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滕彪文集
·向人性宣战—临沂计划生育调查手记之七
·“盯关跟主义”—临沂计划生育调查手记之八
·人性不曾屈服—临沂计划生育调查手记之九
·野蛮是如何炼成的?—临沂计划生育调查手记之十
·后记:
·有谁战胜过真相
·法治中国需要中国法律人的良知及责任—致世界法律大会中国代表的公开信
·从上书到公开信
·是谁在“严重威胁社会秩序”?—关于游行示威权利的行政复议申请书
·致陈光诚的一封信
·用微笑来面对那些制造恐惧的人——和高智晟在一起的一个下午
·2+2=4的自由
·推倒「新闻柏林围墙」——透视中国新闻自由的前景
·恢复收容遣送制度等于开历史倒车
·陈光诚案凸显中国法治的困局
·暗夜里的光明之舞
·中国维权运动往何处去?
·陈光诚是如何被定罪的?(补充版)
·Crusader in a legal wilderness
·China’s blind Justice
·China's Political Courts
·以公民的姿态挺身而出/闵家桥
·“最可贵的是她有健康的公民意识”——关于公民王淑荣的对话
·“阳光宪政”的护卫者/民主与法制杂志
·要让好人走到一起,才能合力纠错——奥美定事件亲历者访谈录/南方周末
·李卫平: 被迫走出书斋的维权者——著名维权律师滕彪访谈录
·太阳城:写在第三期“名家说法”被命令取消之后
·滕彪印象/法制日报
·Rule of Law requires our consciousness and responsibility
·临沂野蛮计生与陈光诚事件维权大事记(2006-11-7)
·耻为盛世添顺骨
·中国时报专访:盼与政府互动 和平维权
·滕彪博士:精神家园的守望者/刘爽
·司法改良和公民维权——学而思沙龙的网谈
·学术、政治与生活——2006年12月17日做客沧海论坛在线交流记录
·黎明前的见证
·看看我们的朋友——致受难中的高智晟和他的妻子和孩子
·临沂警匪暴行录
·临沂野蛮计生事件及陈光诚案维权大事记(五——七)
·中国当代宪政主义者的困境和选择/林泽波
·通过汉语改变中国
·茶人滕彪/萧瀚
·崔英杰案:“慎杀时代”的第一个考验
·死刑、司法与中国人权
·废除死刑的中国语境——在第三届世界反死刑大会上的发言
·司法独立,和谐中国——2007年“两会”之际的公民呼吁/许志永 滕彪
·彻底改革司法才能避免滥用死刑
·崔英杰案,在多重反思中寻找契机
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·青岛野蛮拆迁:袁薪玉被控放火和妨害公务案一审的当庭辩护意见
·维权书简·戴脚镣的舞者
·被遗忘的谎言——就《成都晚报》事件致中宣部长和教育部长的一封信
·滕彪:可怕的“冤案递增律”
·不是我不明白
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·郑筱萸案扇了死刑复核程序一记耳光/滕彪 李方平
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·NO FIGHTS,NO RIGHTS——接受博闻社采访谈中国人权现状
·挽包遵信先生
·香港电台铿锵集:扣着脚镣跳舞的中国律师
·那些陌生的人们在我们心底哭泣——推荐一个短片
·关于邮箱被盗用的声明
·《律师法》37条:为律师准备的新陷阱
·保护维权律师,实现法治——采访法学博士滕彪律师/张程
·Six Attorneys Openly Defend Falun Gong in Chinese Court
·李和平 滕彪等:为法轮功学员辩护-宪法至上 信仰自由
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·专访滕彪律师:《律师法》2007修订与维权/RFA张敏
·The Real China before the Olympics/Teng Biao,Hu jia
·我们不能坐等美好的社会到来
·律师:维权人士胡佳将受到起诉
·胡佳被捕 顯示中國要在奧運之前大清場
·人权的价值与正义的利益
·抓捕胡佳意味着什么?
·关于《奥运前的中国真相》一文的说明——声援胡佳之一
·邮箱作废声明
·关于审查和改变《互联网视听节目服务管理规定》部分不适当条款的建议
·胡佳的大爱与大勇
·后极权时代的公民美德与公民责任
·狱中致爱人
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·纽约时报社评:中国的爱国小将们
·回网友四书
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·Article 37 of the PRC Law on Lawyers: A New Trap Set for Lawyers
·Chinese lawyer missing after criticising human rights record
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·For Chinese activists, stakes are raised ahead of the Olympics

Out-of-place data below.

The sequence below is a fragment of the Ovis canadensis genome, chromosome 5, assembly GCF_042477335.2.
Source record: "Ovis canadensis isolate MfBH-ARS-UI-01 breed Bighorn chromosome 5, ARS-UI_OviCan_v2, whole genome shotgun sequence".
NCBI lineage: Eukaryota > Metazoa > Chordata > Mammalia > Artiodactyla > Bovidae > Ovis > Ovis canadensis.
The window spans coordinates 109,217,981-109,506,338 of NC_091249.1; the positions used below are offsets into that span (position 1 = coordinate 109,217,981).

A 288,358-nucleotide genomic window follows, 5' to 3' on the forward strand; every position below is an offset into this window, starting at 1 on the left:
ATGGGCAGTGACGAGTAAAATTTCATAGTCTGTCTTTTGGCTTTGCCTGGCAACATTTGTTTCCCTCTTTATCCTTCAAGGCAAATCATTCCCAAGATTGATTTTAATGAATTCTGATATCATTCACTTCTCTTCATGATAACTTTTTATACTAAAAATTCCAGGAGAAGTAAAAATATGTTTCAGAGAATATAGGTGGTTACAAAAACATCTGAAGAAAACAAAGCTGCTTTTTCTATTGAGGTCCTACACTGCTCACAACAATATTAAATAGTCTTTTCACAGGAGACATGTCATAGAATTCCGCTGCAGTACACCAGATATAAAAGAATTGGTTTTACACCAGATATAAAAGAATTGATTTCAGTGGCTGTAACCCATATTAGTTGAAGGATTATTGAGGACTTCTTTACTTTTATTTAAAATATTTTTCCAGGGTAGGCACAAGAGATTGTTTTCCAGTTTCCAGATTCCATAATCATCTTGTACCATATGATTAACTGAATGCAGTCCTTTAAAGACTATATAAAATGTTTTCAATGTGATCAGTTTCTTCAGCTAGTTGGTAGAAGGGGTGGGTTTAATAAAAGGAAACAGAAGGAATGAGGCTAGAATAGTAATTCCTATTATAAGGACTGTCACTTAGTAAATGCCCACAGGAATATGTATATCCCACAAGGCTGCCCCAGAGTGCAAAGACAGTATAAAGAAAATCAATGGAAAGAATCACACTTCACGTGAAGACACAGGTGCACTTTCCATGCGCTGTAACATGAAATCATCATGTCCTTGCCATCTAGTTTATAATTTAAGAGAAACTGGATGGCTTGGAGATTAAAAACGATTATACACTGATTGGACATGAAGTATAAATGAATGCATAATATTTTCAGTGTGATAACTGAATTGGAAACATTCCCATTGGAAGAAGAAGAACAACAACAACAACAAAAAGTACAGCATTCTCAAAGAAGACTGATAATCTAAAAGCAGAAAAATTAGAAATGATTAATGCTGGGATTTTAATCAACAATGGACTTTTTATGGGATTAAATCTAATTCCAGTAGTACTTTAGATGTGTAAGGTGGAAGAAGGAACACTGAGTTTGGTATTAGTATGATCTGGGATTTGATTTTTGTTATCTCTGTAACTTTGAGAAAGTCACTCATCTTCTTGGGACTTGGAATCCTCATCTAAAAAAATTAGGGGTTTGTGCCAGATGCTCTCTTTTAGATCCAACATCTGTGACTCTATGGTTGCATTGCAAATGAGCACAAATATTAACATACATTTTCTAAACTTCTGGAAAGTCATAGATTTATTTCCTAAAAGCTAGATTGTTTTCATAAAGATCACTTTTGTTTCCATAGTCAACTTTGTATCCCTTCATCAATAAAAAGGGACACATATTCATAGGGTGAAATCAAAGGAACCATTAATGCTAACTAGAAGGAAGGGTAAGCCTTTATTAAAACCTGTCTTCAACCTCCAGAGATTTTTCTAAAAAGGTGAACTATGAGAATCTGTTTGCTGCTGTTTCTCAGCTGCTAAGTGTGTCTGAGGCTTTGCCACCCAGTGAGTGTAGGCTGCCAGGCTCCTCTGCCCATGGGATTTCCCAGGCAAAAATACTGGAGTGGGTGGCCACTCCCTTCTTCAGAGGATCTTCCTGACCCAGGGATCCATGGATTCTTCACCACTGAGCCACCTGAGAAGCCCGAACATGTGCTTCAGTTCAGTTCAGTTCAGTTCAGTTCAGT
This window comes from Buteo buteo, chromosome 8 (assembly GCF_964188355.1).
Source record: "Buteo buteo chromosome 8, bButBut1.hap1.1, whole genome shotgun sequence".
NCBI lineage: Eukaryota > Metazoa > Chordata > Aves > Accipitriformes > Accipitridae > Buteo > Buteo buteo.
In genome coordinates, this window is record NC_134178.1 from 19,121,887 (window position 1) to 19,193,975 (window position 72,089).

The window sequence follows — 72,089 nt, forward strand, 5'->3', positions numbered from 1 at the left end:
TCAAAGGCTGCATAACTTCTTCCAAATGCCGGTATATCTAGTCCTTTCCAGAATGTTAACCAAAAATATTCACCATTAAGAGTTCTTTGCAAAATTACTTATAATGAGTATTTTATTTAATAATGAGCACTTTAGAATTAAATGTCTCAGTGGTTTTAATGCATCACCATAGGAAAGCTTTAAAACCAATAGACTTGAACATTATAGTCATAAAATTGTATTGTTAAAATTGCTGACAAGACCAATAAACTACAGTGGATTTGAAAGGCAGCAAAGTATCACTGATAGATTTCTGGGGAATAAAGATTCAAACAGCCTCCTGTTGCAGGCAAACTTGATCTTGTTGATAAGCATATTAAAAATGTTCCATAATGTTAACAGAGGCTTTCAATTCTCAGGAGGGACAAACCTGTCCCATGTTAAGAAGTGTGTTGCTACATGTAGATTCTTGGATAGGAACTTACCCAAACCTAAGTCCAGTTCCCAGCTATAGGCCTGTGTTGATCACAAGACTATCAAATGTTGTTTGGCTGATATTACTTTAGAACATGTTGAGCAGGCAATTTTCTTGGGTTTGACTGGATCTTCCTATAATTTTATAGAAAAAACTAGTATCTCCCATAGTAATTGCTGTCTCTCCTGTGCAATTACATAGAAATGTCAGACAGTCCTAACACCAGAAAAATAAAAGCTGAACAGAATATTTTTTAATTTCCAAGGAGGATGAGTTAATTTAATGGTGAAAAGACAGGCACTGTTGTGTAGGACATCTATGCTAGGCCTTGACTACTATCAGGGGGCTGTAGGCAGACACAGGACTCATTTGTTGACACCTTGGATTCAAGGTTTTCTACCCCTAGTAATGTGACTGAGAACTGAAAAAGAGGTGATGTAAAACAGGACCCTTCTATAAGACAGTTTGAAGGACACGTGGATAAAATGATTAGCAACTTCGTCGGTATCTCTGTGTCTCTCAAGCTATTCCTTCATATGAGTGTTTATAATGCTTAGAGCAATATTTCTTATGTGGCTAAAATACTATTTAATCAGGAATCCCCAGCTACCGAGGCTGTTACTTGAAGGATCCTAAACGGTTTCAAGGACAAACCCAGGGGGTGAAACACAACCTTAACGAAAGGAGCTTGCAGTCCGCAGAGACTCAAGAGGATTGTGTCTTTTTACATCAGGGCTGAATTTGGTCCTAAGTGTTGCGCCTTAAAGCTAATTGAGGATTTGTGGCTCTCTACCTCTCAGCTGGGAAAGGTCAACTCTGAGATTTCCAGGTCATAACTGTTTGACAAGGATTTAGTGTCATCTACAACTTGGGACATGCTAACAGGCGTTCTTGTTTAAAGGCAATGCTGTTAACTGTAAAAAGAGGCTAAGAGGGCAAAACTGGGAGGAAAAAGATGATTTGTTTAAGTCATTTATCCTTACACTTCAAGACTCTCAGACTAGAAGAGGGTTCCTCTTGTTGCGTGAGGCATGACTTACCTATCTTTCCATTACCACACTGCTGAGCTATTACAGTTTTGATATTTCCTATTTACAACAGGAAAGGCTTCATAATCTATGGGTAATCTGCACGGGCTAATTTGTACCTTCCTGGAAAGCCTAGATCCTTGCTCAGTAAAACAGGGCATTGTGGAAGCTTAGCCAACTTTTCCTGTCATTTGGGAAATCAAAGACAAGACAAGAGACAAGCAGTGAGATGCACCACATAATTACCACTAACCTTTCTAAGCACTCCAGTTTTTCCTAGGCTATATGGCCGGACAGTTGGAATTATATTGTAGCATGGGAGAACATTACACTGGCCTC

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Trump has the power to fight China on human rights. Will he use it?

   
   President inherits law originally aimed at Russia that allows him to sanction any official involved in violations – and China activists have put forward a list
    The human rights lawyer Chen Guangcheng was one of the Chinese government’s high-profile targets.
   
   https://www.theguardian.com/world/2017/jan/23/trump-has-the-power-to-fight-china-on-human-rights-will-he-use-it?CMP=share_btn_tw


   
   Benjamin Haas in Hong Kong
   
   Sunday 22 January 2017 21.
   
   
   As Donald Trump enters the White House, human rights campaigners around the world fear his administration will drop support for global struggles for democracy and freedom. But his administration is armed with a new law unprecedented in US history: the ability to sanction any individual involved in human rights abuses.
   
   Now a newly formed NGO is hoping to push the US to sanction a slew of Chinese names, focusing on prosecutors and police who handle cases of prominent human rights activists. Potential punishments including travel bans, freezing assets and seizing property.
   
   “There is well documented evidence that Chinese officials routinely commit gross violations of human rights against dissidents and human rights defenders,” said Senator Benjamin Cardin, the sponsor of the law. “Those officials responsible for such violations should be investigated under the act.”
   
   
   Donald Trump's first 100 days as president – daily updates
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   The Magnitsky Act was first passed in 2012 but until December 2016 it only applied to Russia. It is named after the Russian lawyer Sergei Magnitsky, who was accused officials of stealing state funds and subsequently died in custody.
   
   It was used this month to blacklist five Russian officials including Alexander Bastrykin, the powerful head of Russia’s investigative committee who reports directly to Vladimir Putin.
   
   With its global expansion in December a group of veteran China activists established the China Human Rights Accountability Center with the singular goal of collecting evidence to mount cases under the Magnitsky Act.
   
   “China’s human rights record is the worst in the world, surely in terms of scale, and this law sends a strong and clear message to Chinese officials,” said Teng Biao, one of the founders and a visiting fellow at New York University. “Being sanctioned would be a huge embarrassment and a confirmation of the suffering inflicted by so many.”